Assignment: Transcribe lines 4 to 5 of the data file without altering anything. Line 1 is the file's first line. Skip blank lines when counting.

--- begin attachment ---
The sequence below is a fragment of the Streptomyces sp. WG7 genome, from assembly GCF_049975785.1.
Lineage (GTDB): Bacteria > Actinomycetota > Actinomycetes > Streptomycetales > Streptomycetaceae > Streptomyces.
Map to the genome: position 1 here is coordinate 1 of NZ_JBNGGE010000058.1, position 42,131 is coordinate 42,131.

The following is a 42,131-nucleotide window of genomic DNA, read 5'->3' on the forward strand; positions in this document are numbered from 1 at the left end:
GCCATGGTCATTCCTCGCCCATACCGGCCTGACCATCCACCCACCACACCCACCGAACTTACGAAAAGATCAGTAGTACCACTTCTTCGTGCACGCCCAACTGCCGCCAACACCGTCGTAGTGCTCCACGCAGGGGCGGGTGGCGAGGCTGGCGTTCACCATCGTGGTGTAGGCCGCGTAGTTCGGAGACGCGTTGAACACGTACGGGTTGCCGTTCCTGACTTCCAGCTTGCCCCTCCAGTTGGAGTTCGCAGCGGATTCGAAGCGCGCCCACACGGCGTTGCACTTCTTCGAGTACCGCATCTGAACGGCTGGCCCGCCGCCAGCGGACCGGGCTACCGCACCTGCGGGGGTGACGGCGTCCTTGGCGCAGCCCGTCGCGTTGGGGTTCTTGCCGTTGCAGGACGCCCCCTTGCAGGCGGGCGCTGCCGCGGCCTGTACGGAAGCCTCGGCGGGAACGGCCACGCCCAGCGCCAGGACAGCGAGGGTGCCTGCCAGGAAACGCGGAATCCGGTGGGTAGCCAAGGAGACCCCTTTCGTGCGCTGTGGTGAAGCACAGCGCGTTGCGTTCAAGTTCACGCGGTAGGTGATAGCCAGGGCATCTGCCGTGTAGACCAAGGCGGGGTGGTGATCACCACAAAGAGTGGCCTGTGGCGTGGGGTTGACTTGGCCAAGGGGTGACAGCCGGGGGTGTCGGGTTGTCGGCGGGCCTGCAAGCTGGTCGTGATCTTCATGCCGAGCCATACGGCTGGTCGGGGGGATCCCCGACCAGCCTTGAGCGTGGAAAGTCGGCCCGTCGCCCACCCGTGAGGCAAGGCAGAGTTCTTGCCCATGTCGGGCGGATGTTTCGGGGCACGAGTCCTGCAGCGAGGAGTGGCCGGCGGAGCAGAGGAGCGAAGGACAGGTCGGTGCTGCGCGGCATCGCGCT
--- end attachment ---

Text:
The following is a 42,131-nucleotide window of genomic DNA, read 5'->3' on the forward strand; positions in this document are numbered from 1 at the left end:
GCCATGGTCATTCCTCGCCCATACCGGCCTGACCATCCACCCACCACACCCACCGAACTTACGAAAAGATCAGTAGTACCACTTCTTCGTGCACGCCCAACTGCCGCCAACACCGTCGTAGTGCTCCACGCAGGGGCGGGTGGCGAGGCTGGCGTTCACCATCGTGGTGTAGGCCGCGTAGTTCGGAGACGCGTTGAACACGTACGGGTTGCCGTTCCTGACTTCCAGCTTGCCCCTCCAGTTGGAGTTCGCAGCGGATTCGAAGCGCGCCCACACGGCGTTGCACTTCTTCGAGTACCGCATCTGAACGGCTGGCCCGCCGCCAGCGGACCGGGCTACCGCACCTGCGGGGGTGACGGCGTCCTTGGCGCAGCCCGTCGCGTTGGGGTTCTTGCCGTTGCAGGACGCCCCCTTGCAGGCGGGCGCTGCCGCGGCCTGTACGGAAGCCTCGGCGGGAACGGCCACGCCCAGCGCCAGGACAGCGAGGGTGCCTGCCAGGAAACGCGGAATCCGGTGGGTAGCCAAGGAGACCCCTTTCGTGCGCTGTGGTGAAGCACAGCGCGTTGCGTTCAAGTTCACGCGGTAGGTGATAGCCAGGGCATCTGCCGTGTAGACCAAGGCGGGGTGGTGATCACCACAAAGAGTGGCCTGTGGCGTGGGGTTGACTTGGCCAAGGGGTGACAGCCGGGGGTGTCGGGTTGTCGGCGGGCCTGCAAGCTGGTCGTGATCTTCATGCCGAGCCATACGGCTGGTCGGGGGGATCCCCGACCAGCCTTGAGCGTGGAAAGTCGGCCCGTCGCCCACCCGTGAGGCAAGGCAGAGTTCTTGCCCATGTCGGGCGGATGTTTCGGGGCACGAGTCCTGCAGCGAGGAGTGGCCGGCGGAGCAGAGGAGCGAAGGACAGGTCGGTGCTGCGCGGCATCGCGCT